VOIP makes possible more than just lower prices, however. It also
means that, provided you have a broadband connection, you can choose
from a number of providers of VOIP telephony and related add-on
services, such as voicemail, conference calling or video. Many
providers allow a VOIP account to be associated with a traditional
telephone number or with multiple numbers. So you can associate a San
Francisco number, a New York number and a London number with your
computer or VOIP phone and then be reached via a local call by anyone
in any of those cities.
Furthermore, your phone (or computer) will ring wherever you are in
the world, as soon as it is plugged into the internet. So you can take
your Madrid number with you to Mumbai, or your San Francisco number to
Shanghai. Skype and other VOIP services, in other words, are leading
to lower prices, more choice and greater flexibility. It is great news
for consumers but terrible for telecoms operators. What can they do?
Watching the elephants dance
As is always the case with a disruptive technology, the incumbents it
threatens are dividing into those who are trying to block the new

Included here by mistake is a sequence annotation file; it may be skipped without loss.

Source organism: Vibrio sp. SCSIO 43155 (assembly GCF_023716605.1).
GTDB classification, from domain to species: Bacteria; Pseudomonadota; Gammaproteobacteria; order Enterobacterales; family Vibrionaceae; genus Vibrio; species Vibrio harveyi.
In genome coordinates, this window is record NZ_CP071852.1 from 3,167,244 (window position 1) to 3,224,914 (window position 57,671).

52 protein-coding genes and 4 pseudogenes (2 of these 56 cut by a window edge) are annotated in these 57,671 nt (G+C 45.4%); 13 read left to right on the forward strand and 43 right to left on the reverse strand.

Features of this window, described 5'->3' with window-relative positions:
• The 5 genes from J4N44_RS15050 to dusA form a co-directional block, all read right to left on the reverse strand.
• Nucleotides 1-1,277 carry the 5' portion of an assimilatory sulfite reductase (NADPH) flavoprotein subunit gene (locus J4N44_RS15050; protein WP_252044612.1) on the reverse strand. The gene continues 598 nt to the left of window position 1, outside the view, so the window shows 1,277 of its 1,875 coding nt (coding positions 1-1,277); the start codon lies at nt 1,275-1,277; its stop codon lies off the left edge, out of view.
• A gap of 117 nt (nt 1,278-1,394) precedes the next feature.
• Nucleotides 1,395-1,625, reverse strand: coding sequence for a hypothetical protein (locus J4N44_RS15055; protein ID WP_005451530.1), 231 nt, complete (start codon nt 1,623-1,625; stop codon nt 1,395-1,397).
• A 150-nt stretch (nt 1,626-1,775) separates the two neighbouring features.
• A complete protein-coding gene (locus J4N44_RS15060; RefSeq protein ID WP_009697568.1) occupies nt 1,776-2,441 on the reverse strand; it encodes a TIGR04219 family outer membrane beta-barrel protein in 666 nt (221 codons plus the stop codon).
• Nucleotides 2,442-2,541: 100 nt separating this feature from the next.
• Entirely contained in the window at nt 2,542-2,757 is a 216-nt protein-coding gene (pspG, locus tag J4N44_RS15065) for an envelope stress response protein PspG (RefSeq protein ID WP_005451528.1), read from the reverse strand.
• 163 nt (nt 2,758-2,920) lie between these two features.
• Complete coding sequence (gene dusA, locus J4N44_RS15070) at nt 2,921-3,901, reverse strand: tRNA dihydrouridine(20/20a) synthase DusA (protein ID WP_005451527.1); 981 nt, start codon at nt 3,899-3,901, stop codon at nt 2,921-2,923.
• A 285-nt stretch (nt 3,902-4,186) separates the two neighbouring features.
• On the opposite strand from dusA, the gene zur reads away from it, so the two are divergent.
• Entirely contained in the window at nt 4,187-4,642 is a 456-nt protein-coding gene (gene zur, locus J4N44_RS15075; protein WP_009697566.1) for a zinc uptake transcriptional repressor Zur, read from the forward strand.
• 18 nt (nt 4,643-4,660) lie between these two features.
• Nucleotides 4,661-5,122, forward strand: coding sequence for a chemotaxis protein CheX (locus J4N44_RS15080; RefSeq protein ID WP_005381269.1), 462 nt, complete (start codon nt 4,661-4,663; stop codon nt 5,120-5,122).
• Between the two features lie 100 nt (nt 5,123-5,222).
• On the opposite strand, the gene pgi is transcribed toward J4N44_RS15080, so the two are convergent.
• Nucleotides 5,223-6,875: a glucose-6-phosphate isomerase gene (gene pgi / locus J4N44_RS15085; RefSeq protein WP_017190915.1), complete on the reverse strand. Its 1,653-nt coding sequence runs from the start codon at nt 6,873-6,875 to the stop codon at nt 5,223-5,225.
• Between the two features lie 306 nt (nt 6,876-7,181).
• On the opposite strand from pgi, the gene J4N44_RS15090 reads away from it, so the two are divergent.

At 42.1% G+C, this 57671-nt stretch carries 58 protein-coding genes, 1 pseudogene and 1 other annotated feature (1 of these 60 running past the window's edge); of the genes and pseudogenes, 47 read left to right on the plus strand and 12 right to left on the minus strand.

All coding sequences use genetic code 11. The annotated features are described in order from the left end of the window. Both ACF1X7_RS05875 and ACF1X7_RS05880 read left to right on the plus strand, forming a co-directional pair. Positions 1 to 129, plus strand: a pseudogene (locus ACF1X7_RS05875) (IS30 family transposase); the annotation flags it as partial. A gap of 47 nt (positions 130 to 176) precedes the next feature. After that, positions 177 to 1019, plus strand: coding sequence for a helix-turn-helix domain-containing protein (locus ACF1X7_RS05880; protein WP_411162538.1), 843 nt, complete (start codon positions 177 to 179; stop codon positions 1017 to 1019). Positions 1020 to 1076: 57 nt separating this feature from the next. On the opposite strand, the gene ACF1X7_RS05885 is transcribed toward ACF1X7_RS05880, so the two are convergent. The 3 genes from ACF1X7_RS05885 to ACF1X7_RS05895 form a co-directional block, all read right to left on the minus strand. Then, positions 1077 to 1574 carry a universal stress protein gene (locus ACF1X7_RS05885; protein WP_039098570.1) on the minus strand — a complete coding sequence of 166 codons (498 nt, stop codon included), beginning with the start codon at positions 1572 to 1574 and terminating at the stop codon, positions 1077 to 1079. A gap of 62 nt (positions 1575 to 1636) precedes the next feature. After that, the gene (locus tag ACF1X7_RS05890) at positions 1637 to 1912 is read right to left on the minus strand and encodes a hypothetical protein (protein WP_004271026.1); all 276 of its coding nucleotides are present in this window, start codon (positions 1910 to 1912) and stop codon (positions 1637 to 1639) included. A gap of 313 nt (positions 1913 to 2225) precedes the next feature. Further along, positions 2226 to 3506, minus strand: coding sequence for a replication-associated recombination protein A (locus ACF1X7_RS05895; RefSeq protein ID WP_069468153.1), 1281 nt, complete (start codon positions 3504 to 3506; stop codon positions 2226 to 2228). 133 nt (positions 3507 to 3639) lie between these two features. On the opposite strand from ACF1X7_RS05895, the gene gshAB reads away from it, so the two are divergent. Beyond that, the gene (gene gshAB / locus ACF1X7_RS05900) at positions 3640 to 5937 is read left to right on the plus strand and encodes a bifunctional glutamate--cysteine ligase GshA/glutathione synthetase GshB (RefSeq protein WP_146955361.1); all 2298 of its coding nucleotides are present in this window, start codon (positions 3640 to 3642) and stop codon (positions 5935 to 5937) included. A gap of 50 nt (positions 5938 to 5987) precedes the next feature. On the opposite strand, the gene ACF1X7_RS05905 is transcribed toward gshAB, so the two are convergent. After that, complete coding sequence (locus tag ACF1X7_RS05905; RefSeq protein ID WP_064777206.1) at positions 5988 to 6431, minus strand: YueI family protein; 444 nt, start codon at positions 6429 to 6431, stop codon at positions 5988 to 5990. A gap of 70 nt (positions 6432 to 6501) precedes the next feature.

technology in the hope that it will simply go away, and those who are
moving to embrace it even though it undermines their existing
businesses. Since VOIP will cause revenue from voice calls to wither
away, the most vulnerable operators are those that are most dependent
on such revenue.
In particular, that means mobile operators, which have been struggling
for years to get their subscribers to spend more on data services, but
are still hugely dependent on voice. Worse, the very third generation
(3G) networks that are supposed to provide future growth for these
firms could now undermine them, because such networks make mobile VOIP
possible too. Least vulnerable, by contrast, are those fixed-line
operators that are now building new networks based on internet
technology, which will enable such firms to benefit from the greater
efficiency and lower cost of VOIP compared with traditional telephony.
These operators are taking an "if you can't beat 'em, join 'em"
approach and getting into the VOIP business. While their voice
revenues will slowly evaporate, they will then be well placed to offer
fee-based add-on services over their new networks. Again, this is a
common pattern with disruptive technologies: forward-looking
incumbents can end up giving upstart innovators a run for their money.
It is now no longer a question of whether VOIP will wipe out
traditional telephony, but a question of how quickly it will do
so. People in the industry are already talking about the day, perhaps
only five years away, when telephony will be a free service offered as
part of a bundle of services as an incentive to buy other things such
as broadband access or pay-TV services. VOIP, in short, is completely
reshaping the telecoms landscape. And that is why so many people have
been making such a fuss over Skype, a small company, yes, but one
that symbolises a massive shift for a trillion-dollar industry.
Copyright 2005 The Economist Newspaper and The Economist Group.